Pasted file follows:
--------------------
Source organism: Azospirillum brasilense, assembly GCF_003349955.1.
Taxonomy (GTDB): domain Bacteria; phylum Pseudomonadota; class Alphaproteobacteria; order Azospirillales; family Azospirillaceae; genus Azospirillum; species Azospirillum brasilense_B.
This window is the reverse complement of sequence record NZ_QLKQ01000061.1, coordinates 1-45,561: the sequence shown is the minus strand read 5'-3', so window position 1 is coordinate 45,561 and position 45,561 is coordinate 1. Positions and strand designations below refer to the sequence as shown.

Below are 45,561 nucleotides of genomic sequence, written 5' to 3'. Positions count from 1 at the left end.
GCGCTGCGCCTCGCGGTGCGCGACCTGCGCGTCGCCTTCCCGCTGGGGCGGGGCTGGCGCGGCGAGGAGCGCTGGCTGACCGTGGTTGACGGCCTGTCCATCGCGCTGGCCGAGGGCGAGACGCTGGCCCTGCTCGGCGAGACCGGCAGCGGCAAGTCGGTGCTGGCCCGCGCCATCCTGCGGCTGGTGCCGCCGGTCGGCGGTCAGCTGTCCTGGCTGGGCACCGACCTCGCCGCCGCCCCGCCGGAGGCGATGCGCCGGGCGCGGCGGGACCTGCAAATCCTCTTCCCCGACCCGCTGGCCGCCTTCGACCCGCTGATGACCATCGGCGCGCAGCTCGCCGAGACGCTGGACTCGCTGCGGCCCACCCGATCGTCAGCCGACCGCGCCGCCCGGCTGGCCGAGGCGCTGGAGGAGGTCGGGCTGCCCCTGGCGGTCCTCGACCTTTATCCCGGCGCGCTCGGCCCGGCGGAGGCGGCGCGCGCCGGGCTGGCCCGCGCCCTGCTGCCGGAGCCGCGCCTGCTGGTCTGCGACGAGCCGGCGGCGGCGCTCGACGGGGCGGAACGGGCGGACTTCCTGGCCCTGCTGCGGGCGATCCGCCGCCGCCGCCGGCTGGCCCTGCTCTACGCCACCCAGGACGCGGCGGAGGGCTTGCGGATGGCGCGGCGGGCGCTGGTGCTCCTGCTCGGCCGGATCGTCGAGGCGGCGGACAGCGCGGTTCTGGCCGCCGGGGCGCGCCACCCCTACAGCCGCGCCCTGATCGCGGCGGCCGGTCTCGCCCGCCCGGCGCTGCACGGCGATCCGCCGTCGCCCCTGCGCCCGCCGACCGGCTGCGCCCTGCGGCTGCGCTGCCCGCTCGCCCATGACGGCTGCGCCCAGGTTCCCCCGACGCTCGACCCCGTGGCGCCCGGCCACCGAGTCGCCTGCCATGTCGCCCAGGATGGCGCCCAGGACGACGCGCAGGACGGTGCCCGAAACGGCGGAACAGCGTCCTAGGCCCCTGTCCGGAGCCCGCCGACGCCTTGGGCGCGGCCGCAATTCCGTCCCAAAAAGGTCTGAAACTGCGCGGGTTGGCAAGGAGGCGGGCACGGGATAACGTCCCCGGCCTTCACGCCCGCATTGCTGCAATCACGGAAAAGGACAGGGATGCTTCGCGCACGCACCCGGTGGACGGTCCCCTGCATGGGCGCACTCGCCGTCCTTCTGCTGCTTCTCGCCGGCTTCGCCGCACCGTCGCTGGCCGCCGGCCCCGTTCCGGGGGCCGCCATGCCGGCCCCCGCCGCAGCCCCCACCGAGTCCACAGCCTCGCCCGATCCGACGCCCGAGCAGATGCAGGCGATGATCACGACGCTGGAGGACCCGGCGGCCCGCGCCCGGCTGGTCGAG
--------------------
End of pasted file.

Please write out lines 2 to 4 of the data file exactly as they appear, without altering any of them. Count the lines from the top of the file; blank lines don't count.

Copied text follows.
Taxonomy (GTDB): domain Bacteria; phylum Pseudomonadota; class Alphaproteobacteria; order Azospirillales; family Azospirillaceae; genus Azospirillum; species Azospirillum brasilense_B.
This window is the reverse complement of sequence record NZ_QLKQ01000061.1, coordinates 1-45,561: the sequence shown is the minus strand read 5'-3', so window position 1 is coordinate 45,561 and position 45,561 is coordinate 1. Positions and strand designations below refer to the sequence as shown.

Below are 45,561 nucleotides of genomic sequence, written 5' to 3'. Positions count from 1 at the left end.